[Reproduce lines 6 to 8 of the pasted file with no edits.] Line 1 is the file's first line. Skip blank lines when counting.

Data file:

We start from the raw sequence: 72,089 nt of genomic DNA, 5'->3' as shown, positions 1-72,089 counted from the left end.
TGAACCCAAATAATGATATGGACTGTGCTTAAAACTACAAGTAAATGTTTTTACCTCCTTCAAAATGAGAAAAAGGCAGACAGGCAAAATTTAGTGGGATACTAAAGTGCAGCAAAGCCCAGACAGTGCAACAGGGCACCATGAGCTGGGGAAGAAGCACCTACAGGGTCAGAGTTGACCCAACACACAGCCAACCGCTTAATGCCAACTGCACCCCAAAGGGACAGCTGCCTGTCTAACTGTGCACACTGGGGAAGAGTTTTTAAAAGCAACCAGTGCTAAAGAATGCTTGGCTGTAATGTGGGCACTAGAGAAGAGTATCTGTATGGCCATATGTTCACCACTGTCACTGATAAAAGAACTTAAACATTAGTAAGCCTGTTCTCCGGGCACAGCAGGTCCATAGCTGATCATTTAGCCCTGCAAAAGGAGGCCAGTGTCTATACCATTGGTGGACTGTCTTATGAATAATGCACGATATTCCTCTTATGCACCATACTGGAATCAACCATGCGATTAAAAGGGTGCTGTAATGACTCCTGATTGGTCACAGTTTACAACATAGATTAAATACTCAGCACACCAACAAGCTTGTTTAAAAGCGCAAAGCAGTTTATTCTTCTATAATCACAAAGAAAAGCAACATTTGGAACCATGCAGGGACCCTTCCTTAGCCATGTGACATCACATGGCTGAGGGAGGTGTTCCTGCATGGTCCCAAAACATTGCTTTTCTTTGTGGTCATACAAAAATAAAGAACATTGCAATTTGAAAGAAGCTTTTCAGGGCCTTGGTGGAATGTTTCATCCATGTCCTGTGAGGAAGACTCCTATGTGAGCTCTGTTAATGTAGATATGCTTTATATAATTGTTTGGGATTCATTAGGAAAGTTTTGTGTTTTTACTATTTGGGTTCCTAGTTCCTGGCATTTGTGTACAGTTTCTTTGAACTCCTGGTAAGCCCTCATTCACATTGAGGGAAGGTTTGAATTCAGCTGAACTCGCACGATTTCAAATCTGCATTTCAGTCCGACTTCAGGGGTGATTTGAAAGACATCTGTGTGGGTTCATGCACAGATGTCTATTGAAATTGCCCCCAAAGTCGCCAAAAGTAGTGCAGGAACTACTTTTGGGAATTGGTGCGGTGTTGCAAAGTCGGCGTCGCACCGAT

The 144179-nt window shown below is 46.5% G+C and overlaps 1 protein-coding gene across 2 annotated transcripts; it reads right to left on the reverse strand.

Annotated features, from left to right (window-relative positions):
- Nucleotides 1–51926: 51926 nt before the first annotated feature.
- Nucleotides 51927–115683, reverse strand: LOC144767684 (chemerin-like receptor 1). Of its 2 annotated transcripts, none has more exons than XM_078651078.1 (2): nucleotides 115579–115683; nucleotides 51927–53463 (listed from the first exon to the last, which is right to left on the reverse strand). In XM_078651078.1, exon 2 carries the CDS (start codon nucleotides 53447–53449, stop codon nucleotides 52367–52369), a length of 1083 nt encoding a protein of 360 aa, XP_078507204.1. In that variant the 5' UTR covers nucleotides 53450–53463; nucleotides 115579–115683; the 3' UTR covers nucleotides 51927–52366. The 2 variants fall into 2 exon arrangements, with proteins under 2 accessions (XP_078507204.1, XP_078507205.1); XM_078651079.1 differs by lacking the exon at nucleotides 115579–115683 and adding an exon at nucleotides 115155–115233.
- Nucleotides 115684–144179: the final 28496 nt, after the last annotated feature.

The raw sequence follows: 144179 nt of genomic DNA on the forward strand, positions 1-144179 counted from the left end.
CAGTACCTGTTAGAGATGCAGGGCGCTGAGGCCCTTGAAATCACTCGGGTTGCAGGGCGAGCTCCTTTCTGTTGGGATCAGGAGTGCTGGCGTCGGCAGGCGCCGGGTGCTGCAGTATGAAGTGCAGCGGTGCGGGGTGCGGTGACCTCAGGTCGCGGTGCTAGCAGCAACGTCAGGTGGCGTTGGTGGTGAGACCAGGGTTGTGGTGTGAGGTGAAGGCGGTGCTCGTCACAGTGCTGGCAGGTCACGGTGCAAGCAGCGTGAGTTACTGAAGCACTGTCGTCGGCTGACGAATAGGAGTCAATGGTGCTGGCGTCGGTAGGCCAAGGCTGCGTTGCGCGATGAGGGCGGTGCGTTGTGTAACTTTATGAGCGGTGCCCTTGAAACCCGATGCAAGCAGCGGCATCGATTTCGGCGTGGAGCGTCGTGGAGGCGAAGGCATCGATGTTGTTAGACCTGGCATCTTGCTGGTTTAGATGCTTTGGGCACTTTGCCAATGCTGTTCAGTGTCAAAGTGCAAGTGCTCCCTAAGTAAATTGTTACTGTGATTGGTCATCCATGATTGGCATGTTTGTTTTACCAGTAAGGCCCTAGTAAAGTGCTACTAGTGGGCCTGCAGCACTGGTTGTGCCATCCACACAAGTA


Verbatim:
- Nucleotides 51927–115683, reverse strand: LOC144767684 (chemerin-like receptor 1). Of its 2 annotated transcripts, none has more exons than XM_078651078.1 (2): nucleotides 115579–115683; nucleotides 51927–53463 (listed from the first exon to the last, which is right to left on the reverse strand). In XM_078651078.1, exon 2 carries the CDS (start codon nucleotides 53447–53449, stop codon nucleotides 52367–52369), a length of 1083 nt encoding a protein of 360 aa, XP_078507204.1. In that variant the 5' UTR covers nucleotides 53450–53463; nucleotides 115579–115683; the 3' UTR covers nucleotides 51927–52366. The 2 variants fall into 2 exon arrangements, with proteins under 2 accessions (XP_078507204.1, XP_078507205.1); XM_078651079.1 differs by lacking the exon at nucleotides 115579–115683 and adding an exon at nucleotides 115155–115233.
- Nucleotides 115684–144179: the final 28496 nt, after the last annotated feature.

The raw sequence follows: 144179 nt of genomic DNA on the forward strand, positions 1-144179 counted from the left end.